Here are some fun and engaging ideas for your pre-story therapy sessions!
🔮 Making Predictions
Encourage students to make predictions about the story based on the title and cover. Use questions and prompts like:
What do you think this story will be about?
What do you think will happen in this story?
I wonder where the character(s) will go in the story.
I wonder what the characters will do in this story.
I wonder if this story will have any villains.
I wonder what kind of an ending this story will have.
You can also teach students how to explain their thinking and refer to context clues with prompts and questions like:
What do you see on the cover that makes you think that?
I wonder what made you think of that.
Why do you think that will happen?
What word in the title made you think that?
Was there a word in the title that made you think that?
I wonder where that idea came from.
You might also want to do a picture walk, briefly flipping through the illustrations and discussing what might happen in the story based on the pictures.
While making predictions let students:
Wear a wizard hat
Hold a wand
Rub a crystal ball
✏️ Graphic Organizers
Utilize KWL charts (know, want to know, learned)
Make a list of things that relate to the theme - maybe organize the list by category by highlighting words with different colors or writing the ideas on sticky notes that can then be moved and grouped together
Discuss a vocabulary word and make a semantic word map
Have students vote on 2-3 predictions they agree with and write their name under the prediction
If you're reading fractured fairy tales or stories that have the same plot line, graph student predictions regarding some aspect(s) (e.g. the problem, attempt, solution/consequence) and review those predictions as you read the story
Use pictography in place of writing
Use yarn or string with index cards or sticky notes to create semantic word maps on a wall, bulletin board, or whiteboard
🔗 Make Connections (Background Knowledge)
Share an aspect of the story with your students that will support their comprehension of the story. Ask questions or make leading prompts that help your students make connections from their lives to the target aspect. This could be:
Key vocabulary words
Character actions or traits
The moral or theme
If you're reading a story that has a similar schema, plot, theme, moral, etc. as a story you've previously read, you could use that as a jumping point for a discussion. For example, if you've previously read "Goldilocks and the Three Bears" and you're going to read "Goldy Luck and the Three Pandas," you might want to ask leading questions that help students recall story grammar and plot elements. They can then use that background knowledge to make connections with the new story you're going to read.
Give each student time to share their thoughts and connections. In addition to this being helpful for story comprehension, this also helps them feel heard and improves your connection with the student 💛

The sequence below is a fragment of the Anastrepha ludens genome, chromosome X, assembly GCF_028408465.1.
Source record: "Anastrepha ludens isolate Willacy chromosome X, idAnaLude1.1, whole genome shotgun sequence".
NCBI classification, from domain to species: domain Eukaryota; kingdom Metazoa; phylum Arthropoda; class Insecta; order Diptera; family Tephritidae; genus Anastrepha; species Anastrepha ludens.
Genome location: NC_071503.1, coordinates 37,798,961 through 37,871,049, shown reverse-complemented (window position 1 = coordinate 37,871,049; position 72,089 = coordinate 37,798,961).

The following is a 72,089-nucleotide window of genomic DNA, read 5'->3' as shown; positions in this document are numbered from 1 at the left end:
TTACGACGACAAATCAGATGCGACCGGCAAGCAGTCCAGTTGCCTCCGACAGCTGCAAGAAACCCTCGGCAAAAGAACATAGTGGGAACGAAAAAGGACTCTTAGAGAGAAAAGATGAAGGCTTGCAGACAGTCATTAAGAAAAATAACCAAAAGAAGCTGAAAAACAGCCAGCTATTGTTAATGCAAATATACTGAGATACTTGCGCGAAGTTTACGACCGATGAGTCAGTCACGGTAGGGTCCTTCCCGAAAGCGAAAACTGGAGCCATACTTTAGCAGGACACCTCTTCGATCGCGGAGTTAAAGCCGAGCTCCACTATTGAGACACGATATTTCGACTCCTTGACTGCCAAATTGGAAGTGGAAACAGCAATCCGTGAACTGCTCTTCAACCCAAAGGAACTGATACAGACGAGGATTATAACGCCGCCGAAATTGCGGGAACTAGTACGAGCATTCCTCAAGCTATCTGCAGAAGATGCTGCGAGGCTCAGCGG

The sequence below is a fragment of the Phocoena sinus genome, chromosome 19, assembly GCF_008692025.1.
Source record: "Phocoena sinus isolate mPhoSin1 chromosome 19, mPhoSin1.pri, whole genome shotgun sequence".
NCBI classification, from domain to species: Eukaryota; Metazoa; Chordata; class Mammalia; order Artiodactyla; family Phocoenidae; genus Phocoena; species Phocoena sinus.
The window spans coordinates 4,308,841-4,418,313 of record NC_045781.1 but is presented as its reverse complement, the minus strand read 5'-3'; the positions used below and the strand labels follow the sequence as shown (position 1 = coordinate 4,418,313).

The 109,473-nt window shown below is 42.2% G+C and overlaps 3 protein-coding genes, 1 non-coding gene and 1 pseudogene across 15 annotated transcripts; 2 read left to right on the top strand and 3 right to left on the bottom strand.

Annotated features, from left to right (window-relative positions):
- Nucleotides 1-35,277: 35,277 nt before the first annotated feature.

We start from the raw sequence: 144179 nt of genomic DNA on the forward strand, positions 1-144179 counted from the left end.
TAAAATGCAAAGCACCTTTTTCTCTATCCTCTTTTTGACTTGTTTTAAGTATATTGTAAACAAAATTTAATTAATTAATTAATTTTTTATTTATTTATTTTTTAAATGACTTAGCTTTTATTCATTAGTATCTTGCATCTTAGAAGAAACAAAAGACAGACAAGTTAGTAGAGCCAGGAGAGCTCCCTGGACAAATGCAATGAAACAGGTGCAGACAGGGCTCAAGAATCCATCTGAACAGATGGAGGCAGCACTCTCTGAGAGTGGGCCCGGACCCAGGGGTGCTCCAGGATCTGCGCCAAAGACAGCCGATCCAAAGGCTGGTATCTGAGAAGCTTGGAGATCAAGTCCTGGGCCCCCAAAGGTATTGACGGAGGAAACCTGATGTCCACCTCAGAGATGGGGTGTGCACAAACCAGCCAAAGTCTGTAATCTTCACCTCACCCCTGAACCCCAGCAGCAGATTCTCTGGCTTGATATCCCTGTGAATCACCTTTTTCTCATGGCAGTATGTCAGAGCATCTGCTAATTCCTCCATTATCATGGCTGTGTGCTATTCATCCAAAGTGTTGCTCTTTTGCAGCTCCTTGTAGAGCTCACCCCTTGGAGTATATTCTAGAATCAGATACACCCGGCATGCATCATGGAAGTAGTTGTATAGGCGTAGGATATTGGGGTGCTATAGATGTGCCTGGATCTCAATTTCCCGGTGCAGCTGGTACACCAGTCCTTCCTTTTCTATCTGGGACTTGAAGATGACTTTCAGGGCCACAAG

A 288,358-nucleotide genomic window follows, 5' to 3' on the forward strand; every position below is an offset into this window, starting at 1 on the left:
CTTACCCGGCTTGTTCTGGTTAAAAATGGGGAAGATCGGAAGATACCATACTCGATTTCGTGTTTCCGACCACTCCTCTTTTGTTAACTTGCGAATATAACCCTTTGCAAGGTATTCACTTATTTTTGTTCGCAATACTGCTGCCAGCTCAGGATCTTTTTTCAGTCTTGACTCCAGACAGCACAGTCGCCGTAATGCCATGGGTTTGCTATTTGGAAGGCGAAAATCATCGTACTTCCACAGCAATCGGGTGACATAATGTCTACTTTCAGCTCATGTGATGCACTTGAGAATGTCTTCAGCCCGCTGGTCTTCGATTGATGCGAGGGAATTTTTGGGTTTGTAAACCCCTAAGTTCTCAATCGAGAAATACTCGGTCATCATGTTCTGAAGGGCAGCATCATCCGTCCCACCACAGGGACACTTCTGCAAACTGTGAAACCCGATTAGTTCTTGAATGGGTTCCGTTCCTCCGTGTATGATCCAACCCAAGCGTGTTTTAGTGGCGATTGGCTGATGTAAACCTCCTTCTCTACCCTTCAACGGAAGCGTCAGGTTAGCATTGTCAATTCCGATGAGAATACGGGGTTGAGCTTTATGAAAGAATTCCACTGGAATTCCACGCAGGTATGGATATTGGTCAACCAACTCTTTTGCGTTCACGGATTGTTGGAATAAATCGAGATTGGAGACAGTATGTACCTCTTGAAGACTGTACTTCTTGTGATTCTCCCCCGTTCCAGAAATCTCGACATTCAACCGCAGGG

Use props to inspire connections and encourage students to share:
Costumes or pretend play dress up items
Print out pictures, pull them up on a device, or project them
Use toys (e.g. zoo animals if the story takes place at the zoo)
🔎 Word Hunt
Discuss and learn key vocabulary.
Make a semantic word map
Use YouTube to watch videos
Look at images on Google search
Teach students how to use a dictionary or use technology to search for the definition
Then, while reading the story, have students look out or listen for the key vocabulary words. You might want to prompt them that there is one on the upcoming page. Once identified, have students state what the word means in the context of the story. See if they can use the word in a sentence to describe the story.
🔎 Give students a magnifying glass to find the target word on a page
👂🏽 Make a "listening device" (think cone or party hat) out of paper to use while reading the story (e.g. "Okay friends I think I see one of our vocabulary words on this page. Let's get out those listening devices and see if you can spot the word! Once you hear it, put your device on your head.")
✏️ Let each student write the definition of target words or draw pictographs on sticky notes and stick them on the wall or whiteboard nearby. Then when you come across a target word while reading the story, you can ask students for the definition and they can reference the sticky notes
Make BINGO boards together, either for individual use or a large group one on a whiteboard. Then as you read the story together, students can mark off words they hear
Grab a blank smash mat (pictured below) and have students fill it in with target vocabulary words. They can cover or smash a ball of play dough over each word when they hear it while reading the book together
(the smash mats pictured above are included in my printable book companions on TPT)
📖 Story Exploration
Do a book walk! This can be a fun student-led activity where they are given time to flip through the pages to examine the illustrations. Give them space to ask questions, make connections on their own, and steer the direction of the discussion in general. You can prompt with "I wonder..." sentence starters or statements if needed.
Grab some sticky notes and let students "mark up" the book! You can give each student a different colored sticky note and then write down:
Predictions they might have made
Questions or wonderings they have about the story
"I think" statements (e.g. I think that's the bad guy) they might have said and compare them to what actually occurred in the story once your read that page
Alternatively, they could use pictography to represent their ideas
Let them put their sticky notes on the page it pertains to and then revisit them when you read the story!
Hope that helps! 💛